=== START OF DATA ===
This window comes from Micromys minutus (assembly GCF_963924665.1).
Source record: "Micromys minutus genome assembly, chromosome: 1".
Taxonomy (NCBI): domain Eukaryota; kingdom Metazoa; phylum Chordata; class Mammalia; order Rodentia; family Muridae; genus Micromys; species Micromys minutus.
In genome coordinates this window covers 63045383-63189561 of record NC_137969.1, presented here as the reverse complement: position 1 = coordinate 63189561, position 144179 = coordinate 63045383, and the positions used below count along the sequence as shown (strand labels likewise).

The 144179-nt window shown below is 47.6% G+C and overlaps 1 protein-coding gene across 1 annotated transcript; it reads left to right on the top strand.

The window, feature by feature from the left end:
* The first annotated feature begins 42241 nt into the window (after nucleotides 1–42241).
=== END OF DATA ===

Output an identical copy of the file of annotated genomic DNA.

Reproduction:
This window comes from Micromys minutus (assembly GCF_963924665.1).
Source record: "Micromys minutus genome assembly, chromosome: 1".
Taxonomy (NCBI): domain Eukaryota; kingdom Metazoa; phylum Chordata; class Mammalia; order Rodentia; family Muridae; genus Micromys; species Micromys minutus.
In genome coordinates this window covers 63045383-63189561 of record NC_137969.1, presented here as the reverse complement: position 1 = coordinate 63189561, position 144179 = coordinate 63045383, and the positions used below count along the sequence as shown (strand labels likewise).

The 144179-nt window shown below is 47.6% G+C and overlaps 1 protein-coding gene across 1 annotated transcript; it reads left to right on the top strand.

The window, feature by feature from the left end:
* The first annotated feature begins 42241 nt into the window (after nucleotides 1–42241).